The parents of a little boy who darted past the shooter just before his teacher and classmates were slaughtered put up a sign asking people not to ring their doorbell, CNN reported. Every time it rang, they said, their six-year-old son thought the gunman had found him.
Blogging sure hasn’t done any favors to journalistic ethics. But the mainstream media seems delighted to shoot itself in the foot with a sawed off shotgun.
“The parents of a little boy who darted past the shooter just before his teacher and classmates were slaughtered put up a sign asking people not to ring their doorbell, CNN reported. Every time it rang, they said, their six-year-old son thought the gunman had found him.”
WHAT IN THE ACTUAL FUCK
FJP: Others think that change is awesome.
The Associated Press has removed the word “homophobia” from its Stylebook, guidelines that dictate how a number of publications spell and use certain terms. The term “ethnic cleansing” will be removed as well. The changes will appear in next year’s printed edition of the book.
Here’s their logic:
The online Style Book now says that “-phobia,” “an irrational, uncontrollable fear, often a form of mental illness” should not be used “in political or social contexts,” including “homophobia” and “Islamophobia.” It also calls “ethnic cleansing” a “euphemism,” and says the AP “does not use ‘ethnic cleansing’ on its own. It must be enclosed in quotes, attributed and explained.”
“Ethnic cleansing is a euphemism for pretty violent activities, a phobia is a psychiatric or medical term for a severe mental disorder. Those terms have been used quite a bit in the past, and we don’t feel that’s quite accurate,” AP Deputy Standards Editor Dave Minthorn told POLITICO.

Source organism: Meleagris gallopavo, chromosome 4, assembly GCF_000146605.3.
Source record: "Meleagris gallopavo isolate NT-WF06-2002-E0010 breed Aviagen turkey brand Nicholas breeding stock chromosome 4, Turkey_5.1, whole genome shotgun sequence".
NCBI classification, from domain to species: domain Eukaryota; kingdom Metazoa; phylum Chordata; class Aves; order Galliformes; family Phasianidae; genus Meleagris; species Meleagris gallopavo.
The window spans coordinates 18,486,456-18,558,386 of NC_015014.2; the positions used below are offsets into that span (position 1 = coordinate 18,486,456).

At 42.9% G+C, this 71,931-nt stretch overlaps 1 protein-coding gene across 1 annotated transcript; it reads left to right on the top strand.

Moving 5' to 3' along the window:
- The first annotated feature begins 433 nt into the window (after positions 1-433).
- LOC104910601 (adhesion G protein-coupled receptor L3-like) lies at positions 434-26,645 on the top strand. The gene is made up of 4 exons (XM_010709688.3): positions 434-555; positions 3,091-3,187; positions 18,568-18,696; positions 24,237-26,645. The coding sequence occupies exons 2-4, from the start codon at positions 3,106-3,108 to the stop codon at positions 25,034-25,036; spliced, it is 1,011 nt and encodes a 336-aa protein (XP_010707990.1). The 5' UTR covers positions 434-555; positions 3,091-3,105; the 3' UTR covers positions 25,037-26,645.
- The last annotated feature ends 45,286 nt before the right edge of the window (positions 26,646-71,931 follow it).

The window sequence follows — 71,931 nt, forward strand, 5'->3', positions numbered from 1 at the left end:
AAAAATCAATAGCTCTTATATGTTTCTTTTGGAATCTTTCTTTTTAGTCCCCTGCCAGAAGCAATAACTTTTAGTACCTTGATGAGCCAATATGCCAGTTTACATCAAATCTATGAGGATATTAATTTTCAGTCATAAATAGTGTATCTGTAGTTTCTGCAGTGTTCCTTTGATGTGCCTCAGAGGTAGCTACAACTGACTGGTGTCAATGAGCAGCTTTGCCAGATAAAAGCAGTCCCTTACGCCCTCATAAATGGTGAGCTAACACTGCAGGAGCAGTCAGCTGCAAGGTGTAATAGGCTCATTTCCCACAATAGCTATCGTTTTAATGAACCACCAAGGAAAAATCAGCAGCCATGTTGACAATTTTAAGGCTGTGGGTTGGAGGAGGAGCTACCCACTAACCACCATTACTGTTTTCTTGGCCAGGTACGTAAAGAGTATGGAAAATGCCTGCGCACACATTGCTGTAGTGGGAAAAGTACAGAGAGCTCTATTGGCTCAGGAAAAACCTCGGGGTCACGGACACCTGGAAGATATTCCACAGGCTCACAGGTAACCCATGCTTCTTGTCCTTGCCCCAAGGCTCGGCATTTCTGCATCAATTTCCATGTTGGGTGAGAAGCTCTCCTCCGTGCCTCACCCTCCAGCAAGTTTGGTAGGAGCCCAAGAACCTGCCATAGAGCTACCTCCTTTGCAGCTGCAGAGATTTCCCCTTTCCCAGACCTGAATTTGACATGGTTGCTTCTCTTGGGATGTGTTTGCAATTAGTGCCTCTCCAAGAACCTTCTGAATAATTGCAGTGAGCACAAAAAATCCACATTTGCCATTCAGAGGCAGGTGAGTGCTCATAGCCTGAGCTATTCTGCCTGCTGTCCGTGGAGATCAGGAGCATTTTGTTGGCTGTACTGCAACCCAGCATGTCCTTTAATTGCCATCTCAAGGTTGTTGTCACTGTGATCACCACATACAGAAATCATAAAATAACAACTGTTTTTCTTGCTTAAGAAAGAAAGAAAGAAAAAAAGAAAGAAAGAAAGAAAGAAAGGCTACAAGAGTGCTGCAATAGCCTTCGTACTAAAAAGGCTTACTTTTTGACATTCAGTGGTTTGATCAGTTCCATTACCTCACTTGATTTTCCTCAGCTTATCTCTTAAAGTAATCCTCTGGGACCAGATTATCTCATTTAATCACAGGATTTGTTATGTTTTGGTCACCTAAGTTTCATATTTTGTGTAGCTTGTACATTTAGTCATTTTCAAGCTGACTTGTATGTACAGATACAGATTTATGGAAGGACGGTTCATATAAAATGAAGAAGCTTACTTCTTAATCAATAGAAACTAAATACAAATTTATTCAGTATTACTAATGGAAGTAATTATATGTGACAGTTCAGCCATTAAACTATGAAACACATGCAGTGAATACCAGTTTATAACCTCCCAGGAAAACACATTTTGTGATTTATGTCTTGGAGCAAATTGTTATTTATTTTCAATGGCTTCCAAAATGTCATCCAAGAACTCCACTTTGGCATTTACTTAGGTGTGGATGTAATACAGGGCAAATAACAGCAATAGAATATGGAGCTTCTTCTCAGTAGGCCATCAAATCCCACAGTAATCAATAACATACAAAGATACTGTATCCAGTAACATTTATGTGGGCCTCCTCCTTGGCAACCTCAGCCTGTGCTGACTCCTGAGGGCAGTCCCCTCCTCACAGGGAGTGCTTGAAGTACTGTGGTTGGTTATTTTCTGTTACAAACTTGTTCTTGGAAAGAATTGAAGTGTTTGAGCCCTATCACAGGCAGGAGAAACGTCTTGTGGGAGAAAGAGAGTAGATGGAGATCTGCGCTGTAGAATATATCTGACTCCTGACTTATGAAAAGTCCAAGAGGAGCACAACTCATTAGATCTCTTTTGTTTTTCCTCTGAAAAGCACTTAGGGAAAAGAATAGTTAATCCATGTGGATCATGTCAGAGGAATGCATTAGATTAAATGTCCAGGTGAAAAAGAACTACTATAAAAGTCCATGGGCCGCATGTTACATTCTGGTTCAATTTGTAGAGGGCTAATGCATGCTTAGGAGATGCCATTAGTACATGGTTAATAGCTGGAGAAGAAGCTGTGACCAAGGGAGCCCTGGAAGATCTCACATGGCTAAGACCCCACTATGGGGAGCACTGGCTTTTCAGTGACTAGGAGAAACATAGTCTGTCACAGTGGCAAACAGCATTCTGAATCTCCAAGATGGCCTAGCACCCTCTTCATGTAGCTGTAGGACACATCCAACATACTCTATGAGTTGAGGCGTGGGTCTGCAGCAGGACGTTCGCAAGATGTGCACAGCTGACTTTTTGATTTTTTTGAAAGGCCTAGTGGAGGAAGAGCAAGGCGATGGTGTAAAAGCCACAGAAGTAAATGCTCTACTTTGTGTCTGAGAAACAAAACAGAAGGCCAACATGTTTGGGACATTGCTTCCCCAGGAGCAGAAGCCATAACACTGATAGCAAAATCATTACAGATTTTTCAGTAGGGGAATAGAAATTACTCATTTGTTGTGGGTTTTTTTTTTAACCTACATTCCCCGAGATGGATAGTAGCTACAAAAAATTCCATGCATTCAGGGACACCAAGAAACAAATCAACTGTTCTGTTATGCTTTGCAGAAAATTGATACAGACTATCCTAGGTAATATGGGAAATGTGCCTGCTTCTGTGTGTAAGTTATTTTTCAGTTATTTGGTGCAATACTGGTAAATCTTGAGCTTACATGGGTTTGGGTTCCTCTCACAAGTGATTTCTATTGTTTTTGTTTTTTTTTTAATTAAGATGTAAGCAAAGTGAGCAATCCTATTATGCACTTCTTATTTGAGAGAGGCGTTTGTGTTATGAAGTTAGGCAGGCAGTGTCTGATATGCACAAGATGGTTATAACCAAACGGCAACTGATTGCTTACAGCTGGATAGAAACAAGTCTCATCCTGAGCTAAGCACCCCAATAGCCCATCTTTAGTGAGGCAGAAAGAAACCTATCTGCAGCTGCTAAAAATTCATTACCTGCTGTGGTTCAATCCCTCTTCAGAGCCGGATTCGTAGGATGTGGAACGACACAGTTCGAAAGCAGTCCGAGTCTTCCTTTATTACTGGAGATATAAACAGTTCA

“When you break down ‘ethnic cleansing,’ it’s a cover for terrible violent activities. It’s a term we certainly don’t want to propgate,” Minthorn continued. ”Homophobia especially — it’s just off the mark. It’s ascribing a mental disability to someone, and suggests a knowledge that we don’t have. It seems inaccurate. Instead, we would use something more neutral: anti-gay, or some such, if we had reason to believe that was the case.”
This is a big change for those of us in the news industry. Thoughts?
AP, you are on point.
I love me that stylebook.
Off Book: The Impact of Twitter on Journalism
The world of journalism has changed in the internet era. Newsrooms are significantly smaller now than they were 10 years ago, and news is no longer a once-a-day product, but instead a constant flow of information. The rise of Twitter brought concerns within the industry - would this overwhelming source of direct raw information put professional reporters out of business? Journalists are now faced with the challenge of adapting their roles in this digital era, finding new ways to add value to content, and helping to ensure that the internet is changing our worldview for the better.
Jeff Jarvis, Director, Tow-Knight Center for Entrepreneurial Journalism
Mark Luckie, Manager of Journalism & News at Twitter
Craig Kanalley, Senior Editor of Big News & Live Events at Huffington Post
Chris Anderson, Director of Research, Tow-Knight Center for Entrepreneurial Journalism
David Carr, “Using War As A Cover To Target Journalists.”
This is beautifully written, and talks some serious sense about a dangerous trend.